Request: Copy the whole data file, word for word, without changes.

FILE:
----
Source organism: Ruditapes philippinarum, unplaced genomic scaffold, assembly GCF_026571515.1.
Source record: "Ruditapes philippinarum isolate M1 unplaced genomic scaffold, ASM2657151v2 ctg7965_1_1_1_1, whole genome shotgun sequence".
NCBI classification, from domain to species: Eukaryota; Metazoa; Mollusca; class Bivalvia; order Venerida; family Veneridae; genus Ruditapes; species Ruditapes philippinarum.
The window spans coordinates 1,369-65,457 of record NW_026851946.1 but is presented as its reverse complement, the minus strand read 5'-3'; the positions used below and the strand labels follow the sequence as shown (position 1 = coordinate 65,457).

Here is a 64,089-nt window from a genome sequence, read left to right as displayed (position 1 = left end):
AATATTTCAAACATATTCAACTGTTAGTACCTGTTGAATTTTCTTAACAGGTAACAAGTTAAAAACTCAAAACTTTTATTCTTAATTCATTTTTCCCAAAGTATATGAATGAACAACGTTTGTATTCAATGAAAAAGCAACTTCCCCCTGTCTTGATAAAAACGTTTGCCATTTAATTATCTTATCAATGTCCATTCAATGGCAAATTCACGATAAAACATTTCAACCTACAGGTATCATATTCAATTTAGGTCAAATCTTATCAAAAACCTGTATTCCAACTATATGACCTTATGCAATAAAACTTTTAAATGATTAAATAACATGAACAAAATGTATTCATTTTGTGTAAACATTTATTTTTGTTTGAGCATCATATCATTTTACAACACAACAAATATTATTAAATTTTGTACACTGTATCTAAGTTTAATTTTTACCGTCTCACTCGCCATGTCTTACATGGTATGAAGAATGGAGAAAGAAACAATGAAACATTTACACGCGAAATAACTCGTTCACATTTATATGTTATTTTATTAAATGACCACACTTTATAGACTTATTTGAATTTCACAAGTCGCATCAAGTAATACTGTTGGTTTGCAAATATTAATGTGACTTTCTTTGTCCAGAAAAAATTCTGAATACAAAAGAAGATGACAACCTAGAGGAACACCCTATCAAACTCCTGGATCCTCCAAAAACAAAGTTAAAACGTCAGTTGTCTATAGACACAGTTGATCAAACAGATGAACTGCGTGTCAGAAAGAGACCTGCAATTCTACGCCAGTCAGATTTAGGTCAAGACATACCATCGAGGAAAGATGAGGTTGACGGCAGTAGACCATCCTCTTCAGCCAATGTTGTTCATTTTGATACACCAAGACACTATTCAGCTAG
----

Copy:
Source organism: Ruditapes philippinarum, unplaced genomic scaffold, assembly GCF_026571515.1.
Source record: "Ruditapes philippinarum isolate M1 unplaced genomic scaffold, ASM2657151v2 ctg7965_1_1_1_1, whole genome shotgun sequence".
NCBI classification, from domain to species: Eukaryota; Metazoa; Mollusca; class Bivalvia; order Venerida; family Veneridae; genus Ruditapes; species Ruditapes philippinarum.
The window spans coordinates 1,369-65,457 of record NW_026851946.1 but is presented as its reverse complement, the minus strand read 5'-3'; the positions used below and the strand labels follow the sequence as shown (position 1 = coordinate 65,457).

Here is a 64,089-nt window from a genome sequence, read left to right as displayed (position 1 = left end):
AATATTTCAAACATATTCAACTGTTAGTACCTGTTGAATTTTCTTAACAGGTAACAAGTTAAAAACTCAAAACTTTTATTCTTAATTCATTTTTCCCAAAGTATATGAATGAACAACGTTTGTATTCAATGAAAAAGCAACTTCCCCCTGTCTTGATAAAAACGTTTGCCATTTAATTATCTTATCAATGTCCATTCAATGGCAAATTCACGATAAAACATTTCAACCTACAGGTATCATATTCAATTTAGGTCAAATCTTATCAAAAACCTGTATTCCAACTATATGACCTTATGCAATAAAACTTTTAAATGATTAAATAACATGAACAAAATGTATTCATTTTGTGTAAACATTTATTTTTGTTTGAGCATCATATCATTTTACAACACAACAAATATTATTAAATTTTGTACACTGTATCTAAGTTTAATTTTTACCGTCTCACTCGCCATGTCTTACATGGTATGAAGAATGGAGAAAGAAACAATGAAACATTTACACGCGAAATAACTCGTTCACATTTATATGTTATTTTATTAAATGACCACACTTTATAGACTTATTTGAATTTCACAAGTCGCATCAAGTAATACTGTTGGTTTGCAAATATTAATGTGACTTTCTTTGTCCAGAAAAAATTCTGAATACAAAAGAAGATGACAACCTAGAGGAACACCCTATCAAACTCCTGGATCCTCCAAAAACAAAGTTAAAACGTCAGTTGTCTATAGACACAGTTGATCAAACAGATGAACTGCGTGTCAGAAAGAGACCTGCAATTCTACGCCAGTCAGATTTAGGTCAAGACATACCATCGAGGAAAGATGAGGTTGACGGCAGTAGACCATCCTCTTCAGCCAATGTTGTTCATTTTGATACACCAAGACACTATTCAGCTAG